therapist when the patient’s perceptions of care delivery point to a negative or ineffective status (Duncan et al., 2003; Miller et al., 2003, 2005). In quality improvement circles, the importance of measurement is well understood; the operational mantra is, “You can’t improve what you don’t measure.”

Higher-quality behavioral health provider systems (e.g., university-based care systems, credibly funded research treatment centers) promote fidelity and reduce competency drift (i.e., the reduction of clinical sharpness and skill level posttraining). They do so through specific improvement strategies in three best-practice domains as recommended by the National Institutes of Health’s Behavior Change Consortium (Bellg et al., 2004) and outlined in Table 5-1.

In summary, the best-practice principles and factors for high-quality delivery of SUD treatment at the provider-patient level include the use of evidence-based treatments specific to SUDs. Practitioners need to have skills and demonstrated competency in all of the evidence-based approaches to be effective with their treatment population. Implementation of treatment approaches also should be adapted to the patient’s specific need and stage of treatment.

Improving the Delivery and Organization of Care

SUD is often a chronic illness and needs to be treated with a system of care structured similarly to the systems of care for other chronic medical illnesses (e.g., diabetes, asthma, high blood pressure) (McLellan et al., 2000). SUD patients are treated with different levels of care based on variations in the level of protection from the outside environment and in the level of service intensity (Mee-Lee, 2001). Environmental protection and service intensity are assessed independently and drive decisions on treatment placement and needed services. Treatment plans may require creative flexibility. When health care benefits do not pay for residential care, for example, an intensive outpatient program can provide needed services while alcohol-and drug-free housing provides environmental protection.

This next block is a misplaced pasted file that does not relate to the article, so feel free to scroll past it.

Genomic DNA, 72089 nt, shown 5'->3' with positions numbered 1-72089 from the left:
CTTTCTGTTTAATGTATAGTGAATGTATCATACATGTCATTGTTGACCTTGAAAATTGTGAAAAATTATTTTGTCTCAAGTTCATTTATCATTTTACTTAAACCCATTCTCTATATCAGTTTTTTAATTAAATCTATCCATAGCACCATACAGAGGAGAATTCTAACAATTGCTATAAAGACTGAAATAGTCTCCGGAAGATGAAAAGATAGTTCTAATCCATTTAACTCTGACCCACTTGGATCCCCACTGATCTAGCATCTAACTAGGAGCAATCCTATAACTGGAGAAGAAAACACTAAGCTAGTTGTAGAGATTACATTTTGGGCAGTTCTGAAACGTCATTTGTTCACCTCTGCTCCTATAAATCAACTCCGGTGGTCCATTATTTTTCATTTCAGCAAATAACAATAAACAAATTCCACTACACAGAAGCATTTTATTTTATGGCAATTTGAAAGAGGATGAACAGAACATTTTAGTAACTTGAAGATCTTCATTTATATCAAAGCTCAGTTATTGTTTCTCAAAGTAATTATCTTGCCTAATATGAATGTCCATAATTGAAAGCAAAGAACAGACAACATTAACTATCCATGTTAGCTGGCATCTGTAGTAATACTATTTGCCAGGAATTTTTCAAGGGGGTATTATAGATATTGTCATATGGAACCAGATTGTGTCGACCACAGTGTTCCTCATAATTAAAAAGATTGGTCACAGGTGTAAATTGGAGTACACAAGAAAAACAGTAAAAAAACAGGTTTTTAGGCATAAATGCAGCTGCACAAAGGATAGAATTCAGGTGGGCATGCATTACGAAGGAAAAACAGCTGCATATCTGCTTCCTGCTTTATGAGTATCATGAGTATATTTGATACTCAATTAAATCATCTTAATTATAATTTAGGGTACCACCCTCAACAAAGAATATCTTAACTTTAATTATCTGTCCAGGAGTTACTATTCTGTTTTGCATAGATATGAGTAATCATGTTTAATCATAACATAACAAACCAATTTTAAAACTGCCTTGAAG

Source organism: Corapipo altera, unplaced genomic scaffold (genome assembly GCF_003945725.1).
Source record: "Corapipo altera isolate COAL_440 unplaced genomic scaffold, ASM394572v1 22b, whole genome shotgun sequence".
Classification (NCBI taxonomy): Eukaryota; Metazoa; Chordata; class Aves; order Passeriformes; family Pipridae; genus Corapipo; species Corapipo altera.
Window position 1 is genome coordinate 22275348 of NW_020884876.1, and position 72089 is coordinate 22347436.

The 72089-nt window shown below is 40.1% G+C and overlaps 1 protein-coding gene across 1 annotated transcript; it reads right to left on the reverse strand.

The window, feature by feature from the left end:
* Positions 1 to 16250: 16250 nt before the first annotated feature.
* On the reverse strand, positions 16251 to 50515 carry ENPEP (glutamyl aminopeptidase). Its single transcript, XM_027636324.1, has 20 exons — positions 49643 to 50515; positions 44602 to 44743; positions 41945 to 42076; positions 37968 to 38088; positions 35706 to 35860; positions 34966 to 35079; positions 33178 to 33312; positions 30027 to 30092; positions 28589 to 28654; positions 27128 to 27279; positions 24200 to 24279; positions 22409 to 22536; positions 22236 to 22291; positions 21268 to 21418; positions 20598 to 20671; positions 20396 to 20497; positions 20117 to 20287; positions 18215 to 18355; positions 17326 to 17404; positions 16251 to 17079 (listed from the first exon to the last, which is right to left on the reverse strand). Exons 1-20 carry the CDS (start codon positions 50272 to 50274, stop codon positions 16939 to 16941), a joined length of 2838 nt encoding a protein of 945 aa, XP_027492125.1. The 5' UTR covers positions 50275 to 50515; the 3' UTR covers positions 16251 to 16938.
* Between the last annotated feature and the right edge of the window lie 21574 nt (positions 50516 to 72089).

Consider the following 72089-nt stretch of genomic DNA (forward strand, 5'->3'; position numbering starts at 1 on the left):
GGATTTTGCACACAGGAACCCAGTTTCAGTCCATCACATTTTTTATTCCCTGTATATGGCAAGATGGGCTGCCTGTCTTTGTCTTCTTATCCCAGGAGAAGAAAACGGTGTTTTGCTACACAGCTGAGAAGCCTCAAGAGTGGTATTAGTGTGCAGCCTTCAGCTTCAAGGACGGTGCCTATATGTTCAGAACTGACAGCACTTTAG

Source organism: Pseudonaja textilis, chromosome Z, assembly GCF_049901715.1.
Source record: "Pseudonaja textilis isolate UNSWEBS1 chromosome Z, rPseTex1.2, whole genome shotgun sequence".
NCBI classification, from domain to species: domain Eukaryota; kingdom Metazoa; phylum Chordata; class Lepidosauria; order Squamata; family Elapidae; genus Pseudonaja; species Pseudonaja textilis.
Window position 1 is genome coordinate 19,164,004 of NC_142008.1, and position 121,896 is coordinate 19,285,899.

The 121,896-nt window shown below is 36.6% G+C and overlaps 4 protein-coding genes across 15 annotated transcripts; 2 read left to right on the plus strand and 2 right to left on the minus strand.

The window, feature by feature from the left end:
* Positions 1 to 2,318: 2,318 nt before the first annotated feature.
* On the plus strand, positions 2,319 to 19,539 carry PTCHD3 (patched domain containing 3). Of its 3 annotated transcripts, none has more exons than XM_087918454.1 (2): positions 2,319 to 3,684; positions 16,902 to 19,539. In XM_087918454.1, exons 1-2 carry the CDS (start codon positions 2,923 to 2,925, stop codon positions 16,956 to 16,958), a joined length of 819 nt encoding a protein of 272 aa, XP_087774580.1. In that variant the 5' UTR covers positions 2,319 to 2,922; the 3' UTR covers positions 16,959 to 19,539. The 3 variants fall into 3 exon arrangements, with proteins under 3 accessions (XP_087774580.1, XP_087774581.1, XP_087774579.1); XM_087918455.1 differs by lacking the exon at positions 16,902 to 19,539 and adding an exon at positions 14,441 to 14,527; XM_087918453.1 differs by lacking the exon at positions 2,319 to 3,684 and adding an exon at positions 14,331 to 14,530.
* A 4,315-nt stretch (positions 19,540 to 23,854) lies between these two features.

The quality of the care delivery system or a treatment program is important to patient-level outcomes; a fragmented or broken delivery system reduces the effectiveness of treatment at the patient-provider level. To frame best practices for a SUD care delivery system, the committee referenced the principles laid out in Treatment Improvement Protocol No. 47, Substance Abuse: Clinical Issues in Intensive Outpatient Treatment, authored by the Center for Substance Abuse Treatment (CSAT) (2006). These principles are based on an integration of the findings from evidence-based research and on expert opinion where there was a gap in the research.

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